The Australian Council of Superannuation Investors (ACSI) has updated its revised Governance Guidelines, including practical examples of oversight on key themes of climate change, labour and human rights, corporate culture and tax disclosure.
The Governance Guidelines are an articulation of members’ expectations for governance oversight at listed Australian companies, and are updated every two years
“We work closely with our members in developing the iteration of our guidelines, and they were the four issues that are foremost on people’s minds, and they were not covered with enough detail in the previous guidelines,” said Louise Davidson, ACSI CEO. “Also, the purpose of this is that we want to have as much as is possible, transparency around what goes into our decision-making processes when we decide how we’re going to vote or engage on ESG issues.”
The guidelines state that directors should monitor environmental, social and governance (ESG) issues, assess their materiality and disclose any financial impacts on the company, and the guidelines provide practical examples of ESG oversight. The four issues outlined in the revised guidelines have been topical to this year’s AGM season. ACSI finalised the guidelines before the AGM season started, but held off releasing the new document until after the majority of the AGM season had passed, Davidson said.
“The guidelines are a product of the fact that these are significant issues for Australian companies at the moment,” she said. “It’s not that big a surprise that our members would be thinking of them, and at the same time that NGOs would be thinking about them, too. Climate change is clearly a massive issue. Labour and human rights- we’ve had a number of issues over the last two years where companies have disappointed in their management within their workforce and supply chain. If you look at corporate culture, the banking sector is providing an example of what happens when problems in your corporate culture leads to loss of social license to operate. The Panama Papers is leading to more questions about who is paying tax where.”
The guidelines have also expanded on topics including gender diversity, and how ASCSI will further their policy to support a 30% target for women on boards; shareholder resolutions and they factors ACSI members take into consideration when evaluating shareholder resolutions, chairperson workload, and their expectations for managing the chair’s capacity and other commitments, and remuneration.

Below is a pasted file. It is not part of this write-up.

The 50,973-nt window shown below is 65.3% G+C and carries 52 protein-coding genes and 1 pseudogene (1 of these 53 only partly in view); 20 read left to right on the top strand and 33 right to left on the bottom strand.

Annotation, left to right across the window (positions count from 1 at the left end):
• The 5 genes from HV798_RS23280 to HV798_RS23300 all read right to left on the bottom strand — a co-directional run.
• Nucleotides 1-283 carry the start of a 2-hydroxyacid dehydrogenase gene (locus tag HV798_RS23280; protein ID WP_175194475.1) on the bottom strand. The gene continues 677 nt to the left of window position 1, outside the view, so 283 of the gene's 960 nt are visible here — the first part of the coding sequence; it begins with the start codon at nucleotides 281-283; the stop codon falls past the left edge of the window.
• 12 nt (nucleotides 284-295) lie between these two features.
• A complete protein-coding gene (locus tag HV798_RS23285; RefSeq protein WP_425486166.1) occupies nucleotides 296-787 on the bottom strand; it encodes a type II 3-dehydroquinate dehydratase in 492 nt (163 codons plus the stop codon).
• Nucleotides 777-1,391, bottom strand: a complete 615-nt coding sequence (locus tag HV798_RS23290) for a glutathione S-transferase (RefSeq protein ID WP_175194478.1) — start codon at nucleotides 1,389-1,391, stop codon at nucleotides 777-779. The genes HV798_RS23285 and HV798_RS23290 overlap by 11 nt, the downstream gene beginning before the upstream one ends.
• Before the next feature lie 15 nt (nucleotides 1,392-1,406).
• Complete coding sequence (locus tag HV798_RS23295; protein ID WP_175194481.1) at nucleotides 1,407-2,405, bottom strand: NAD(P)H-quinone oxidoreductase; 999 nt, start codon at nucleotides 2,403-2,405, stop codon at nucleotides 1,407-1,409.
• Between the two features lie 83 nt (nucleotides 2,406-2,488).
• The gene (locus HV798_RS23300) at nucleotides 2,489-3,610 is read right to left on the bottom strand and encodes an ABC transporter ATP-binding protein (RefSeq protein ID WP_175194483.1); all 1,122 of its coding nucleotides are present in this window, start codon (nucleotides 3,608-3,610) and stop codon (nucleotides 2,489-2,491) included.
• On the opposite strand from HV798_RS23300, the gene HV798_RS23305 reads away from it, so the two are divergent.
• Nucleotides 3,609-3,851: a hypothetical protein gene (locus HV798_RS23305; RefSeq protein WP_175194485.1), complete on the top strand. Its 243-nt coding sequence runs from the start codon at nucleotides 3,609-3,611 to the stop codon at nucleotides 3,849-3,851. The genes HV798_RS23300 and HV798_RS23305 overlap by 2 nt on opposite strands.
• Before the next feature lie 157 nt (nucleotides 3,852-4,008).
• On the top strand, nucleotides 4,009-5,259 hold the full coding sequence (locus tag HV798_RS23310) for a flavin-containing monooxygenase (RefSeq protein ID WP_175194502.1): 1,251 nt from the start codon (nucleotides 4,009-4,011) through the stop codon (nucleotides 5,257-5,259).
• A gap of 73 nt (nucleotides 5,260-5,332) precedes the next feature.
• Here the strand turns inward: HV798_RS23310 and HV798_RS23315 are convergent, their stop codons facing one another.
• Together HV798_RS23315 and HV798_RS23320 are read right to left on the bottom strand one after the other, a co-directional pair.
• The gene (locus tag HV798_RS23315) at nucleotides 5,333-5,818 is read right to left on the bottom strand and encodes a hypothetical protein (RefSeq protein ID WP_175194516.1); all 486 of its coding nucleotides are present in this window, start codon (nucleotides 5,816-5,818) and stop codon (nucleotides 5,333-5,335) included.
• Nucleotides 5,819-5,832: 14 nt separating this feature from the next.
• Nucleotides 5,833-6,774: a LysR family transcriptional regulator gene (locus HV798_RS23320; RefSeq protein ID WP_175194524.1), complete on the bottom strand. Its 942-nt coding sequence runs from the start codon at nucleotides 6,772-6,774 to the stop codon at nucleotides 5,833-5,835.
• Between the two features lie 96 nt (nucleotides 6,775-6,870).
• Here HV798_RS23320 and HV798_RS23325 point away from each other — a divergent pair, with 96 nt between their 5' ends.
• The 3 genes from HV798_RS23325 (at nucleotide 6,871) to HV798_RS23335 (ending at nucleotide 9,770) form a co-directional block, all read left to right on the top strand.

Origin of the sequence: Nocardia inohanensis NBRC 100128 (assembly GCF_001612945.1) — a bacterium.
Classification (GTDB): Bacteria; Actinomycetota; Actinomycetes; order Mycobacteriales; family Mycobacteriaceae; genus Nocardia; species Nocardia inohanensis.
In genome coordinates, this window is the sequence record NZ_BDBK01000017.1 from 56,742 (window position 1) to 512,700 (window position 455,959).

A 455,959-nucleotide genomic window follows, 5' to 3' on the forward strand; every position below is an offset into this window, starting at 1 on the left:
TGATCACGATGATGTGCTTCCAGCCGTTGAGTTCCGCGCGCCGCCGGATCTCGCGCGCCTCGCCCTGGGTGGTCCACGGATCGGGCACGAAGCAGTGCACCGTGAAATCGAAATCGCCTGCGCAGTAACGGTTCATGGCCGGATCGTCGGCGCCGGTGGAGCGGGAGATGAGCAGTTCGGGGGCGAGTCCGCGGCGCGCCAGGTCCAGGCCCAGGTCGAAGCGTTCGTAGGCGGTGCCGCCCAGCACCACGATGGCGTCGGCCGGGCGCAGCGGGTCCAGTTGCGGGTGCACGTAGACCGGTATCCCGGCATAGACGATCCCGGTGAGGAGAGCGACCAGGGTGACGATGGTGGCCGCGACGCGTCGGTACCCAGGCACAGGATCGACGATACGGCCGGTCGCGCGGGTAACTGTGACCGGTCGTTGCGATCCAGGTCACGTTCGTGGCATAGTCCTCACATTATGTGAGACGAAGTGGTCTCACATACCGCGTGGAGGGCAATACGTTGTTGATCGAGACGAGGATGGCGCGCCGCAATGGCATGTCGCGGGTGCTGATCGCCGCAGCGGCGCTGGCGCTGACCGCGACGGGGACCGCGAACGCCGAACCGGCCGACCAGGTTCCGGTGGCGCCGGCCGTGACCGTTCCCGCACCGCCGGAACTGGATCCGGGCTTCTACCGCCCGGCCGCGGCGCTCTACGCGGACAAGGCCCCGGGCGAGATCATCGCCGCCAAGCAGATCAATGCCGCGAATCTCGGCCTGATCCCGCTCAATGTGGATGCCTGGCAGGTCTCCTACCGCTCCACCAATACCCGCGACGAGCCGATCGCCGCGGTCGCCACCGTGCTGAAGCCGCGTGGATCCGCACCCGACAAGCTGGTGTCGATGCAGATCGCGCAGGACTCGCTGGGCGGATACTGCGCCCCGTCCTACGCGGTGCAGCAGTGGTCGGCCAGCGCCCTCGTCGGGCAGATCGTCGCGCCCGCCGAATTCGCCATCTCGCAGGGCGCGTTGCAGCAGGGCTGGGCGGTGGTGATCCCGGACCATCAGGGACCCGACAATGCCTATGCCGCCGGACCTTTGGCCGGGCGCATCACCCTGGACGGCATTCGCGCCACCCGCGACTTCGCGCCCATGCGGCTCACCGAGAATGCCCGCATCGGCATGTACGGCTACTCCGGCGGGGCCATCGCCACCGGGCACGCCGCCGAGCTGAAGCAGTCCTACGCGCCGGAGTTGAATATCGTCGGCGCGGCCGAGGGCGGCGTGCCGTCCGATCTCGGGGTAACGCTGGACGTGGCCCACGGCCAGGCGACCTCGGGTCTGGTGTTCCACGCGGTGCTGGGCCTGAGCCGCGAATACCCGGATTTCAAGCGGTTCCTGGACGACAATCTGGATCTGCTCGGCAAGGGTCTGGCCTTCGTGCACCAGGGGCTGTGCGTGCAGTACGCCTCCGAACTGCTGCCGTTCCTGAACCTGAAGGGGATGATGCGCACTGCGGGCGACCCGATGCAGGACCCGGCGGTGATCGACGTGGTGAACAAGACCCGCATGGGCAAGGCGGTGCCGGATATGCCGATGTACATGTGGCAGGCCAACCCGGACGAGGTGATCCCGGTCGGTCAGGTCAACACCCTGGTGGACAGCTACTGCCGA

“The discipline of corporate governance, and ESG more broadly, continues to evolve,” Davidson said. “For example, I think we are seeing more focus on the last 18-24 months on the S – labour and human rights issues, for example, even the ways in which corporate culture might impact on staff within companies. It takes time for investor to grapple with various issues, and I think governance is a starting point with investors, and more recently climate change has provided an impetus to learn more about and understand the implications of climate change on investment, and it’s a logical evolution that the focus on the S issues would come to the fore.”
ACSI emphasised that when assessing companies against the guidelines, they take a pragmatic and commercial approach, considering “a broad range of factors including the materiality of the issue, the context in which the issue arises and the size of the company,” plus the length of time in which shortcomings have occurred, history of engagement with the company, and if there has been any improvements in corporate behaviour.
“We take meaningful dialogue with companies, and take time to understand the issues as we see them, and understand how they understand risk on ES and G within the organisations, and our view is that the companies that can demonstrate good management of ESG is really proving to be a good proxy for good management,” Davidson said. “For companies that are forward looking, we think that should aid in terms of the longer term to be sustainable in the longer term, in an investment sense. We have had some constructive discussion with a number of companies and have ended up with strong commitments with various actions, particularly around climate change disclosure, but also around work on their supply chain for example. We think that there has been some very supportive engagement off the back of shareholder resolutions in this year’s AGM season.”